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Did 11 September Change Our Profession?

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Like images out of a nightmare, the video footage of two jetliners hitting the World Trade Center's twin towers replays in my mind. The impacts, the fireballs, the realization that hundreds of people died instantly—and then the catastrophic collapses that killed thousands more who were unable to escape or had rushed to rescue those who were trapped. The only words that seem adequate are those of Joseph Conrad's character Kurtz in The heart of darkness: "The horror! The horror!"

The expressions of sympathy I received in the days following the attacks heartened me, although no one I knew had been directly affected. A colleague from Russia wrote about a memorial service he had attended on the street outside the U.S. embassy in Moscow. A former student from Israel shared his thoughts about living with the threat of terrorism. And the dozens of American flags I saw flying at half staff while on vacation in Ireland in late September told me in ways that words never could of humankind's solidarity in the face of this horror.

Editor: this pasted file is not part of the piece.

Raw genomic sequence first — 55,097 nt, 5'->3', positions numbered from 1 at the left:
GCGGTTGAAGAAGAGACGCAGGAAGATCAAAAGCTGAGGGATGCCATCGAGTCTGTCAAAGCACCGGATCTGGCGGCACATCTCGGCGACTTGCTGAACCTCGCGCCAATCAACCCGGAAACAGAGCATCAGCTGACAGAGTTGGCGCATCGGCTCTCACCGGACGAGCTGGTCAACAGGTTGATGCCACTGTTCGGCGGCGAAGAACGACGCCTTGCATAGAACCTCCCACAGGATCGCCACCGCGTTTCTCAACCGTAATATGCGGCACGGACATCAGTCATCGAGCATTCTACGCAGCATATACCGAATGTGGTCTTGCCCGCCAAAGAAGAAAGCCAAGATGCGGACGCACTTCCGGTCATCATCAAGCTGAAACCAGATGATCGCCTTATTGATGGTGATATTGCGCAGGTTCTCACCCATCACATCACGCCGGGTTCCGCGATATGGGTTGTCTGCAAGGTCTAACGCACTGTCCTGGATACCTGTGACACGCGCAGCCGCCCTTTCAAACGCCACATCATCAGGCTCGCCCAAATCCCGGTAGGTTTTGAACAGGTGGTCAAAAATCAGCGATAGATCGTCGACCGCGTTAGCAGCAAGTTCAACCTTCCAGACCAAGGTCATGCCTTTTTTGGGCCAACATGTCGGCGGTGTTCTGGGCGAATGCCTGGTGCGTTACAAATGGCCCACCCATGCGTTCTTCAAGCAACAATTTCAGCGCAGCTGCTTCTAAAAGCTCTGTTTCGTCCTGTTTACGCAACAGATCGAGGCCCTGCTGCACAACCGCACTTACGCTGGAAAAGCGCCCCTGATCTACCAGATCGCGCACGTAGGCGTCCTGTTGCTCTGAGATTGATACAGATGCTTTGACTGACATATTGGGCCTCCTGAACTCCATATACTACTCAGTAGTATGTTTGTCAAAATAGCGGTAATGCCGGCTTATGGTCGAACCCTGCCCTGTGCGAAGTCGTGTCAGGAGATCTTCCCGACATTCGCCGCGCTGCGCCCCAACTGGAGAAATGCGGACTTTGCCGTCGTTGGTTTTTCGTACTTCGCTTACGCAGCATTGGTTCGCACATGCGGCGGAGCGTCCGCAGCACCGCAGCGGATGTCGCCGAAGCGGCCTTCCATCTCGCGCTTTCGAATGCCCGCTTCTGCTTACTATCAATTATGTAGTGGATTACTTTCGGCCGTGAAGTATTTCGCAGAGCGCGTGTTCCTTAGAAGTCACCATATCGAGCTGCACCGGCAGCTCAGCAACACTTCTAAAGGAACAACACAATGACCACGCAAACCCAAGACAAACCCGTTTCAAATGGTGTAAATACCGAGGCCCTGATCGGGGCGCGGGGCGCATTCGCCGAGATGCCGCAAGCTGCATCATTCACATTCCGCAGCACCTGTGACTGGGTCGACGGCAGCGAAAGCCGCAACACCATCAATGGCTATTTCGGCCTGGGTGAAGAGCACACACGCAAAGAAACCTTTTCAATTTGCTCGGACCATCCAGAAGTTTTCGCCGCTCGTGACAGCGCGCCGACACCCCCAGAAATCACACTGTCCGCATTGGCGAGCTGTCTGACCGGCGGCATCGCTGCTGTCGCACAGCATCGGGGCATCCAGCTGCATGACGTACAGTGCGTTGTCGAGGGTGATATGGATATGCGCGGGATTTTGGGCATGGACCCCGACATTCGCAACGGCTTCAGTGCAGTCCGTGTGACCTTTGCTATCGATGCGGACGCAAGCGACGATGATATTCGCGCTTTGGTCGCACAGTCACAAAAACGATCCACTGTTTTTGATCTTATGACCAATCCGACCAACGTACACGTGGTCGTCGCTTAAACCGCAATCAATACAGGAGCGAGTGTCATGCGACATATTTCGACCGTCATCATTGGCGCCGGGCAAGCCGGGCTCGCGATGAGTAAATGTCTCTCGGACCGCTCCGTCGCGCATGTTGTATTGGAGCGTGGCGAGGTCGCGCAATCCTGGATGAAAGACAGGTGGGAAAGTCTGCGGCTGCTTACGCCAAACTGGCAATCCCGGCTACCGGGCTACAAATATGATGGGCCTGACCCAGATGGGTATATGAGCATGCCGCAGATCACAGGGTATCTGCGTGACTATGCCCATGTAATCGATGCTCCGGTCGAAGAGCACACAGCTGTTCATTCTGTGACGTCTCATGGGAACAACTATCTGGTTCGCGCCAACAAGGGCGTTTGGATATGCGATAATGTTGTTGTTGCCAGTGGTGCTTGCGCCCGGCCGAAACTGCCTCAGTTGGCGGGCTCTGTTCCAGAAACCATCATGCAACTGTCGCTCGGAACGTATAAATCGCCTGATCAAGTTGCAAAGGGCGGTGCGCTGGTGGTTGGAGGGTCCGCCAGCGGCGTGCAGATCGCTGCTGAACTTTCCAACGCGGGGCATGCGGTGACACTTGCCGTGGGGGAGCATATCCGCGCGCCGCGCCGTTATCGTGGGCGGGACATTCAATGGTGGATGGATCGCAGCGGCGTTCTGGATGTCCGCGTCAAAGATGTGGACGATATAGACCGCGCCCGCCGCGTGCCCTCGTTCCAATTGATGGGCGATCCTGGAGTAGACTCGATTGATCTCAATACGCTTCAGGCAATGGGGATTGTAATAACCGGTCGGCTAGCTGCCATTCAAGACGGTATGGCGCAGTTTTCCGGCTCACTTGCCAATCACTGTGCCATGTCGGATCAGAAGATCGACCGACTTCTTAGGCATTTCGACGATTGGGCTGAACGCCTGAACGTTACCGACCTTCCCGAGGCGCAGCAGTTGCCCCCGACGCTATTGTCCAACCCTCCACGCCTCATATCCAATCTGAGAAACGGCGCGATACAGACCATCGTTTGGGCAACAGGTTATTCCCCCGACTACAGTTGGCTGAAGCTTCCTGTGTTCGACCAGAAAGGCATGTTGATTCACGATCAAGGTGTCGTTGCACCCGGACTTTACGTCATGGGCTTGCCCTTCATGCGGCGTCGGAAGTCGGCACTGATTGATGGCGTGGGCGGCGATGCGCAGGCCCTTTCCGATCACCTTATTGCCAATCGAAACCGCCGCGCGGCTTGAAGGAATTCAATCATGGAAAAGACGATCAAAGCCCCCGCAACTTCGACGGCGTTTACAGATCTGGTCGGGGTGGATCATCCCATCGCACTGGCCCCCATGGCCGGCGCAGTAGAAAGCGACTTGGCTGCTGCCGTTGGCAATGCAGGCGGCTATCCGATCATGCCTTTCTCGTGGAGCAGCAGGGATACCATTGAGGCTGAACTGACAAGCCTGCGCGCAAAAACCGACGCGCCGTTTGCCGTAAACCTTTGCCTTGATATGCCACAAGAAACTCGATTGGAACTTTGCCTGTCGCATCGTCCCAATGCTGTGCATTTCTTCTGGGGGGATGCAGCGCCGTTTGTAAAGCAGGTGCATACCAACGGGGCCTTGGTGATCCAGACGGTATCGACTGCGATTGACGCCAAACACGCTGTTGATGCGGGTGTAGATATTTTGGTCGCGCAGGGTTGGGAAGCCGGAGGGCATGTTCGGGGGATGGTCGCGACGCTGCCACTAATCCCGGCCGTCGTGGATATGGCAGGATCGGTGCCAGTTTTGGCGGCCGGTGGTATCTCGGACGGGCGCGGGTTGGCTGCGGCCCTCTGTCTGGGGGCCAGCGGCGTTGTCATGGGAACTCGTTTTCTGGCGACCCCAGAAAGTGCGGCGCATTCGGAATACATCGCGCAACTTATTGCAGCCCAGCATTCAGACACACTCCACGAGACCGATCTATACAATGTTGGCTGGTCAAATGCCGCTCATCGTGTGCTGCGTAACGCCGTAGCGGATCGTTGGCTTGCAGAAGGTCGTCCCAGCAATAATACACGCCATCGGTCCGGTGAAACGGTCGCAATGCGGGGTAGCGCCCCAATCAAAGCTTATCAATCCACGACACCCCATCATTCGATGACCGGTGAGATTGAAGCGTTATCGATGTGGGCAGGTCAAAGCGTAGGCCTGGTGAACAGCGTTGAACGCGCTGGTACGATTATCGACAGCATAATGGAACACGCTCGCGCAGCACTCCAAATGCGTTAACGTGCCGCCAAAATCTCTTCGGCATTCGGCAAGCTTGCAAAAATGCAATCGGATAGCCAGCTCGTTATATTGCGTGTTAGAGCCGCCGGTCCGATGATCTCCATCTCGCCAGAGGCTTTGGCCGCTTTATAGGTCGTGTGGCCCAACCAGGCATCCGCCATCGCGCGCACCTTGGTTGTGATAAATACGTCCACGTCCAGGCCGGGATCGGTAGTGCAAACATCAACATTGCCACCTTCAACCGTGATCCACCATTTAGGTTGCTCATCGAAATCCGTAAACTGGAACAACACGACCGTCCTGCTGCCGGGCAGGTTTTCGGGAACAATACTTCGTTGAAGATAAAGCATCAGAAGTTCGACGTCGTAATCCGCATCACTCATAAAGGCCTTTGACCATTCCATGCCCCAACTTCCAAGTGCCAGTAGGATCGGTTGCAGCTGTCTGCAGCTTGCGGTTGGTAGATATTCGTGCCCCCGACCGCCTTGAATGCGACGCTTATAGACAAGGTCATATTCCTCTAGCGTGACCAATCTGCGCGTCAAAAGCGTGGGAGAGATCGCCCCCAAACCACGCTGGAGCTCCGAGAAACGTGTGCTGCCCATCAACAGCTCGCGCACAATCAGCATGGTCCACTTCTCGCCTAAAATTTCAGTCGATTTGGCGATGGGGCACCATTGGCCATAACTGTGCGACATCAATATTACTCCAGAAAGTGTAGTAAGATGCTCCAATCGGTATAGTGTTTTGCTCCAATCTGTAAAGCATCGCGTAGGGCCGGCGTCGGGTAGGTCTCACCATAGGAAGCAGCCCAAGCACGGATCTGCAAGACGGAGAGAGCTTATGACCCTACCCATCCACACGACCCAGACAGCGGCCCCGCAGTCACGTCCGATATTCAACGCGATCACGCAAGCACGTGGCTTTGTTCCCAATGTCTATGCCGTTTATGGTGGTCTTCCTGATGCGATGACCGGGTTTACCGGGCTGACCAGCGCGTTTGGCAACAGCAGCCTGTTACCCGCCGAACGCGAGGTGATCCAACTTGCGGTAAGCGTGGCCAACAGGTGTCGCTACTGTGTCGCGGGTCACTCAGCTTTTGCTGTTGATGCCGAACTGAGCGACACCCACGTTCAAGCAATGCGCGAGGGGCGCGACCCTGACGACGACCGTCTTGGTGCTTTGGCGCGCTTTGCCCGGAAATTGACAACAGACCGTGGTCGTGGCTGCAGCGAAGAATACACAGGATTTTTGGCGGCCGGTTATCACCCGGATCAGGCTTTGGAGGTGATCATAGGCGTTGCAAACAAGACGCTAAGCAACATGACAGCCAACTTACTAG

Cataclysm invites contemplation. I have no doubt that the events of 11 September 2001 changed millions of people to an extent that we probably don't yet appreciate. Most of us will never board a plane again without at least a brief thought about the doomed jets that became weapons of terror on that beautiful September morning. Many of us who have family or friends in the armed forces will worry for a long time about whether those loved ones will come in harm's way before the war against terrorism is over.

So it is natural to ask how the events of 11 September will affect our profession in the months and years ahead.
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Document Type: Research Article

Publication date: 2002-02-01

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  • Technical Communication, the Society's journal, publishes articles about the practical application of technical communication theory and serves as a common arena for discussion by practitioners. Technical Communication includes both quantitative and qualitative research while showcasing the work of some of the field's most noteworthy writers. Among its most popular features are the helpful book reviews. Technical Communication is published quarterly and is free with membership.
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